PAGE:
Wednesday, November 13, 2019

Not Quite Right


Seventh grade English. They were reading The Hobbit.

The day's assignment was for them to finish reading chapter eight and answer comprehension questions.

I explained the assignment to first period.

"But we listen to the book..."

Sigh. Of course they do.

The great thing about listening to literature is that they get to hear words they're not familiar with. Many are struggling readers. They might not even try without the help.

But leaving a sub the audio is tricky.

It used to be that there'd be a CD, and I'd play that on a boombox. Nowadays, all of the classrooms have installed speakers that one connects a computer to. The audio is a digital file.

The teacher can leave that all for a sub, but that means leaving their laptops and/or their login information. Sometimes it's really not worth the trouble.

So, knowing all this, I informed the class they were going to be doing things differently that day. And it's not a bad thing to have them change things up once in a while.

However, middle schoolers hate change.

Before I had a chance to give my "you can read it to yourselves today" speech, my co-teacher spoke up.

It was one of those lovely co-caught classes where a number of the students are special ed, so there's a general ed teacher as well as a special ed teacher working together. Both teachers were out, so we two subs were supervising the class. This is a very good thing as many times those classes can be more challenging behavior-wise, especially when there's a sub (or two).

The co-teacher said he could try to find the book on YouTube. I figured, why not?

After dealing with some technical issues, he did manage to find it. He got it all connected and going...

"But that's not what we've been listening to. He's not doing the voices..."

*headdesk*

Seventh graders... We just can't win.

17 comments:

  1. Nope, you can't win. 7th graders are impossible.

    ReplyDelete
    Replies
    1. At least they're not as bad as last year's 7th graders. They were awful. (Now they're awful 8th graders.) But still 7th grade, so...

      Delete
  2. Ugh... Real life is gonna hit many of the reg ed kids so hard they won't know which end is up one day. Good luck to you and them, both, my dear.

    ReplyDelete
  3. I think I would've said "It's either the youtube video, or you're all going to stand up and take turns reading a page." :)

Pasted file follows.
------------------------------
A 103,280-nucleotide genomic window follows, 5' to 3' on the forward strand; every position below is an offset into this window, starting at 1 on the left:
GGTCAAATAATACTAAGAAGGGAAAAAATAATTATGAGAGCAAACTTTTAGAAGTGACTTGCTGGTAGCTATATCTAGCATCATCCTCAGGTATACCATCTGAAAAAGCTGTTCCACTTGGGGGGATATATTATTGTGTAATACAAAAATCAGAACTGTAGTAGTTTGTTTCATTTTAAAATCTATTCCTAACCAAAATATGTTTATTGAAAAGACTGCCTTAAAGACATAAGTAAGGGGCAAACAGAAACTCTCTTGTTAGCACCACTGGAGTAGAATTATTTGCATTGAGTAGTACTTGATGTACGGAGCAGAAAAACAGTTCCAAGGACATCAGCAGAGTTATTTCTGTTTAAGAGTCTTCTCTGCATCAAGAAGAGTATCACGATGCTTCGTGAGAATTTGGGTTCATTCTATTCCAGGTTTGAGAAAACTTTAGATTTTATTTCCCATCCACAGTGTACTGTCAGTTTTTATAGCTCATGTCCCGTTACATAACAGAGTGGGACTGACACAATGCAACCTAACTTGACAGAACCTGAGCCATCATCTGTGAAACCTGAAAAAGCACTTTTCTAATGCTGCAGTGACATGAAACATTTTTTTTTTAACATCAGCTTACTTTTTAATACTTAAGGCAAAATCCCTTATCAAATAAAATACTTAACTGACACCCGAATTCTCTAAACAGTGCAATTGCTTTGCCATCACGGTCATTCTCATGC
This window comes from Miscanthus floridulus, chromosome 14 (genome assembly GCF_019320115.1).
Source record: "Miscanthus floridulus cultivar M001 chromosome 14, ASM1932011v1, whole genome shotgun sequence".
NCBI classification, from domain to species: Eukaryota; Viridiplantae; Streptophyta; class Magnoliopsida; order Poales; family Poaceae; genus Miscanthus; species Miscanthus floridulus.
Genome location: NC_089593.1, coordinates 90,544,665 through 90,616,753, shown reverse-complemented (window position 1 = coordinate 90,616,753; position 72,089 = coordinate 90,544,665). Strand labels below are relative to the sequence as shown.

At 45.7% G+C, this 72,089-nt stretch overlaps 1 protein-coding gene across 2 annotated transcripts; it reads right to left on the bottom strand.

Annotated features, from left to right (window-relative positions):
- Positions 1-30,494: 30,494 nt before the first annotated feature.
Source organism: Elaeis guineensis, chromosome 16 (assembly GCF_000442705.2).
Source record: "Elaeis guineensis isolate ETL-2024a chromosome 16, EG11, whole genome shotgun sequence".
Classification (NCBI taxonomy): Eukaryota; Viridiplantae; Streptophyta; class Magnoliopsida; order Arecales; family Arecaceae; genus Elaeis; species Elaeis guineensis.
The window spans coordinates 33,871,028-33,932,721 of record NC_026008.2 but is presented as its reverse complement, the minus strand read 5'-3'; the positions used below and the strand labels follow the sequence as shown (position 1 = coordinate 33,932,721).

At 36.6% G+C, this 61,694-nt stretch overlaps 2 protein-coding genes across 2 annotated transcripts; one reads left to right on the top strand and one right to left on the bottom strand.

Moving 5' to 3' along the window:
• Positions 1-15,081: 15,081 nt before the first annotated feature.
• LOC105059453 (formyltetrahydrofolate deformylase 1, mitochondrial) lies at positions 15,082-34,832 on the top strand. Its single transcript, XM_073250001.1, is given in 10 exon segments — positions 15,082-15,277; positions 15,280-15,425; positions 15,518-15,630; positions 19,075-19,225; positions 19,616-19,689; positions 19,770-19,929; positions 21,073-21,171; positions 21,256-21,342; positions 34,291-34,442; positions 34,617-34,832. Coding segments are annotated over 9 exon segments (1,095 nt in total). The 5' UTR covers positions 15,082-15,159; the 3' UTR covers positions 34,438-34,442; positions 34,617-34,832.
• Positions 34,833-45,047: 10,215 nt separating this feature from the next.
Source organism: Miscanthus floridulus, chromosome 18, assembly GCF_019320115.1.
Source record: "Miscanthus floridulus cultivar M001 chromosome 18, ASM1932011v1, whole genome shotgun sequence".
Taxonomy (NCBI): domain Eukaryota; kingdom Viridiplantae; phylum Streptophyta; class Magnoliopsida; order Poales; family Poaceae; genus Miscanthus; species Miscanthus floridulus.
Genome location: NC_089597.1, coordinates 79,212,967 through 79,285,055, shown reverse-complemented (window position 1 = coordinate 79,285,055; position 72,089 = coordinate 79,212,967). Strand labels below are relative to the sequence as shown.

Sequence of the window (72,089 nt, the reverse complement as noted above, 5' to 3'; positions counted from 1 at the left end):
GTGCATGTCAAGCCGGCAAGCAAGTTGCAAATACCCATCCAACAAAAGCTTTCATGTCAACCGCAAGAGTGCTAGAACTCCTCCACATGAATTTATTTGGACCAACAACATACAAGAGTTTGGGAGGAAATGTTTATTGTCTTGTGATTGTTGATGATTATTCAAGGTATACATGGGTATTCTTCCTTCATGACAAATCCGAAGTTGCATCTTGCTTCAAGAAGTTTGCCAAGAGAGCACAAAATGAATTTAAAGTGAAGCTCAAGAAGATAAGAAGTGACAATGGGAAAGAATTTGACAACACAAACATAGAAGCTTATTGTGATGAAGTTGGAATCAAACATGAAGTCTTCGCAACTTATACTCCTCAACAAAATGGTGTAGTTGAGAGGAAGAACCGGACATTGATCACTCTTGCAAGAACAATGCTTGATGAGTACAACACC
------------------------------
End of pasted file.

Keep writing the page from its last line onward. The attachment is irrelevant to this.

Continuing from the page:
ReplyDelete
    Replies
    1. Oh man, you do not know the torture of making them read out loud. It's doable, sure. It's a fairly common sub assignment. But man, is it painful! It would have been way worse than this. (This is why they were going to read on their own if there was no audio.)

      Delete
  4. Liz,

    I remember in junior high I was in a slow reading class. I think this was meant to help improve my annual testing scores which I'm not sure that it ever helped because I'm one of these individuals who don't test well no matter how well prepared I am but anyhow back on topic, I remember reading along with an audio cassette and I really enjoyed that. I don't remember there ever being much problems when I was a kid with my teachers or subs like the things you've encounter which makes me wonder how accurate my memory is. Hmmm, at least you found what was needed.

    ReplyDelete
  5. No, you really can't. The co-teacher should've just listened to you.

    ReplyDelete
  6. What grade do you actually start winning at? It is good though with the 2 teachers in the room. Perhaps safety in numbers?

    betty

    ReplyDelete
  7. It becoming tough and challenging, time to change

    ReplyDelete
  8. We were all terrible kids at one point in our lives.

    ReplyDelete
  9. Oh brother, I think it is important they engage their brain and read with their eyes every once in a while. By doing this they can hear the right voices.

    ReplyDelete
  10. Did you have a copy of the book? I would have just read it to them, lol. But I get the whole struggle with change thing, having an eight grader of my own.

    ReplyDelete

I appreciate your comments.

I respond to comments via email, unless your profile email is not enabled. Then, I'll reply in the comment thread. Eventually. Probably.